However, If we are to take your view that ‘life as a system self regulates and compensates so that life itself in whatever form can find a way’. We are inevitably attributing a purpose. If a purpose then a telos inevitably follows. Your particular ‘telos’ may not be equivalent to that of New Age evolutionists but even so such a telos carries with it religious implications of a non-materialist kind.

This is inevitably a faith position.

I think you might be anthropomorphising the self regulation of life through evolution. Most of the self regulation even of what goes on in our human organism requires no mindfulness at all. Digestion, blood pressure, breathing, balance when walking and heart rate go on without our deliberate governance. I think (but am no expert) that evolution is like this.

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I certainly l have faith positions some involving what I hold as sacred. But none involve a being apart from everything else whose intentions direct and make make everything possible.

I think you might be anthropomorphising the self regulation of life through evolution. Most of the self regulation even of what goes on in our human organism requires no mindfulness at all. Digestion, blood pressure, breathing, balance when walking and heart rate go on without our deliberate governance. I think (but am no expert) that evolution is like this.

I think you may be reading me wrongly. My position would be that materialistic natural selection alone cannot account for any form of ‘self regulation’ in order for evolution to ‘find a way’, in the way you have previously described. Natural selection according to materialistic assumptions is not only blind, it is also deaf dumb and mindless, and therefore cannot ‘self regulate’ in order to find a way. We are speaking here of a philosophical, ontological impossibility.

The things pertaining to human biology you have listed do require an immense amount of regulating and fine tuning. However, they also often require ‘minds’ embodied in doctors and surgeons to put things right when these physiological attributes stop working as they should.

If I may say so, it is your good self who has introduced the notion of anthropomorphism by the use of the word the the word ‘self’ in suggesting that evolution provides a system which is ‘self regulating’.

The New Age i.e. pantheistic evolutionist has the philosophy of universal consciousness (i.e. the universe its-‘self’ is conscious) he builds this into his whole worldview of evolution, which he believes could account for a form of universal ‘self regulation’. (Not my view).

However, the atheistic materialist doesn’t have anything comparable he can provide as a philosophical basis behind the evolutionary processes he believes in. Natural selection does not posses any creative power to arrive at complex and highly regulated life forms. Moreover there has been no scientific discovery of any kind pertaining to a natural engine which could possibly drive and account for naturalistic evolution.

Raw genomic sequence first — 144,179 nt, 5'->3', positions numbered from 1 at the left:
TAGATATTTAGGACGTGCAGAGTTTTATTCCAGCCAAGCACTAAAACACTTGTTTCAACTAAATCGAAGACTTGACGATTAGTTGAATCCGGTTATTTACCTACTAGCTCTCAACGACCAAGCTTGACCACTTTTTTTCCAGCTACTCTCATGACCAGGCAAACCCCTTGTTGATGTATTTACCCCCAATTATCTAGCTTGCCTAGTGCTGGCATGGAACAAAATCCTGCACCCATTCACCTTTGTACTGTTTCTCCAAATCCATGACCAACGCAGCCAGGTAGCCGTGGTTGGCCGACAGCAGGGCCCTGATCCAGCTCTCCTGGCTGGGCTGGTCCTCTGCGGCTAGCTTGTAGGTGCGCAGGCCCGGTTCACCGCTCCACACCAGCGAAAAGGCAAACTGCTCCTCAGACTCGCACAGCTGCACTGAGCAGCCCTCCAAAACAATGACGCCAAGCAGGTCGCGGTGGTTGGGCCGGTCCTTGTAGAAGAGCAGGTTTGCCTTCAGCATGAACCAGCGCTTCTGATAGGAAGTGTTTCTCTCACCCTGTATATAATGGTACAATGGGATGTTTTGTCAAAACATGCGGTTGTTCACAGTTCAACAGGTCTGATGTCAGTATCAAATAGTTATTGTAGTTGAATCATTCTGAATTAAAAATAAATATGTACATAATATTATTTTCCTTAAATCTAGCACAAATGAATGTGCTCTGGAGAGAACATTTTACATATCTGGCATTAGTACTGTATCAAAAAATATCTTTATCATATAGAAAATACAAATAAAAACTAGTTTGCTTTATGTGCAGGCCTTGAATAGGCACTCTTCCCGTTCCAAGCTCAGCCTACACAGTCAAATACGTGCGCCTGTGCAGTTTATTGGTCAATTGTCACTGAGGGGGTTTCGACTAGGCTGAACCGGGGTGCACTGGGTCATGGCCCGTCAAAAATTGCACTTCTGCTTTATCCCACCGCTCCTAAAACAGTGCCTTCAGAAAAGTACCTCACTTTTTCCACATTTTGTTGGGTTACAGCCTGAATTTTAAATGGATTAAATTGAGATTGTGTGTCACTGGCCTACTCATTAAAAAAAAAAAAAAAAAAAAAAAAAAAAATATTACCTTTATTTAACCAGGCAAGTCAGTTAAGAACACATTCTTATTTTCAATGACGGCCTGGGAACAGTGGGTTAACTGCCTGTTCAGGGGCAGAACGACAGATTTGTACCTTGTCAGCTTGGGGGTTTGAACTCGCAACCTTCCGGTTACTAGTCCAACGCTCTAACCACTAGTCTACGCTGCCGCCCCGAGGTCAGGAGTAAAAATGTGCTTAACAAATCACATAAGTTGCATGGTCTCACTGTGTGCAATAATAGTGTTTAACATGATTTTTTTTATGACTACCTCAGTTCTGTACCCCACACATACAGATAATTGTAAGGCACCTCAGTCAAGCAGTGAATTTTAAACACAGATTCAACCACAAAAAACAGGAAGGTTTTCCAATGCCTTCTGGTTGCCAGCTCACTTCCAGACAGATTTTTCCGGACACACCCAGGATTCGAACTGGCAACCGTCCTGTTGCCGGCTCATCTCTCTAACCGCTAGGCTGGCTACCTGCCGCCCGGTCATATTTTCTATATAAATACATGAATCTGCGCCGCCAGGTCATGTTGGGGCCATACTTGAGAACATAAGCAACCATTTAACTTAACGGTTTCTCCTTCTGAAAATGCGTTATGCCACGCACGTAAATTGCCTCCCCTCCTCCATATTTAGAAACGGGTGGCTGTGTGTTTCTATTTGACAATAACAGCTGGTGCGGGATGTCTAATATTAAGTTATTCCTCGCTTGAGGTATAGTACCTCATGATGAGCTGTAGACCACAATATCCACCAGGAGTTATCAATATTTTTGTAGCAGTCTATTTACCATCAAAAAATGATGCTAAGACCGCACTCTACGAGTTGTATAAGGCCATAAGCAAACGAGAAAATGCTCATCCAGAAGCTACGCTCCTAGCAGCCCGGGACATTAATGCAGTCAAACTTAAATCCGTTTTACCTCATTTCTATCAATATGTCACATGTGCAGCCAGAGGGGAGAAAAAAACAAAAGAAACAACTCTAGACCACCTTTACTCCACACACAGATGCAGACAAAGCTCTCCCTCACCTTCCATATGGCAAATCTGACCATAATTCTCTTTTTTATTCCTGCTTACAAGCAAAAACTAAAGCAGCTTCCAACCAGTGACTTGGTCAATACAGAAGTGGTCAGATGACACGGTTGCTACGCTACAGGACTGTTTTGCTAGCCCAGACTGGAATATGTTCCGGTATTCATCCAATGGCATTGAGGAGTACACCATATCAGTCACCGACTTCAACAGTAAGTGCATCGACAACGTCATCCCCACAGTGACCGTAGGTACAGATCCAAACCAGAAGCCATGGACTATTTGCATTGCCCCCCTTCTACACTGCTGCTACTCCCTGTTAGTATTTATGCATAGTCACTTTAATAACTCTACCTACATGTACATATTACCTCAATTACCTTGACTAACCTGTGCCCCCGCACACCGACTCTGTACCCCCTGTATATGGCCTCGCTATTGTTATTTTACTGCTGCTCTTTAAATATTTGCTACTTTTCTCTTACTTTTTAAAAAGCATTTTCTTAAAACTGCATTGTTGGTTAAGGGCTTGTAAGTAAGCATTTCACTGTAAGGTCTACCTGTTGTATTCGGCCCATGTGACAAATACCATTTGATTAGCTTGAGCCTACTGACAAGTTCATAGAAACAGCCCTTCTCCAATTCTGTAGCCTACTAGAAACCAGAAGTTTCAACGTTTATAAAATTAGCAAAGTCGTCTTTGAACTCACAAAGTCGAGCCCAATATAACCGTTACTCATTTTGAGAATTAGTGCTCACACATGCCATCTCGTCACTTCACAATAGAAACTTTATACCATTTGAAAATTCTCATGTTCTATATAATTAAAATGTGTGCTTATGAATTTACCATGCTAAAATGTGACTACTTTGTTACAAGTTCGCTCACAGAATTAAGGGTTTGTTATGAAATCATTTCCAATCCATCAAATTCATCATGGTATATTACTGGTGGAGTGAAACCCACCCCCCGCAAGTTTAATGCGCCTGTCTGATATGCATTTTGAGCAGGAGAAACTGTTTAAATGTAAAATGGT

‘I certainly l have faith positions some involving what I hold as sacred. But none involve a being apart from everything else whose intentions direct and make make everything possible.’

Why would your faith position then rule this out?

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We have objective evidence of God’s guiding events through his providential interventions into his children’s lives, connecting the dots. We also know he is sovereign over mutations in DNA in their timing and placing, kidney DNA in particular. So his guidance of evolution undetectable to science is hardly a stretch.

No, there is no scientifically detectable telos, but we have truth revealed in the Bible about God’s sovereignty and intentions and why Jesus endured the cross for us, if you belong to him. It’s about a loving family and a Father’s renown.

Regarding ‘Sovereign interventions’:

If we are to believe in God’s sovereignty on any level, then His sovereignty cannot be divorced from His eternal being (i.e. that He is in Himself ontologically and eternally outside of creational temporality). Also to believe that His eternal decree, concerning temporal creation, is also determinitive of all things which come to pass.

What may seem to be sovereign ‘intervention’ to us is merely the outworking of this self same decree (in time) and therefore should not be understood solely as ‘intervention’ (on the purely horizontal plane) as we might humanly perceive it to be.

The question remains as to whether He has decreed to bring His own ‘telos’ to fruition via the processes of ‘horizontal’ i.e. a causal and effectual evolutionary processes. The traditional materialistic understanding of evolution rules out vertical causation on purely philosophical and materialistic grounds. Which raises questions concerning ‘Theistic evolution’ (which depends upon philosophical naturalism to some degree) as to how God could possibly direct an undirected process.

If we are to take the Bible at face value, then the ‘doctrine’ of evolution (yes- let us call it a doctrine) can only ever be (on historical Christian grounds) a ‘bastard’ doctrine which has been imported from faith systems external to Christianity itself, with their own inherent dangerous propositions. We must surely be agreed that scripture no where teaches evolution. We are also under no obligation to accept such a ‘bastard’ doctrine.

Authentic historic Christianity has never depended upon evolutionary explanations. If we are to accept the sovereign and ‘Supernatural’ almighty creator that the Bible teaches, then we should never need to.

The objection to this, and ever will be, is- ‘but that’s not scientific!’

However, if we are to accept that the modus operandi of ‘science’, per se, as ‘that only which can be measured’, then theory of evolution itself is not scientific.

“Let your conversation be always full of grace, seasoned with salt, so that you may know how to answer everyone.” -Colossians 4:6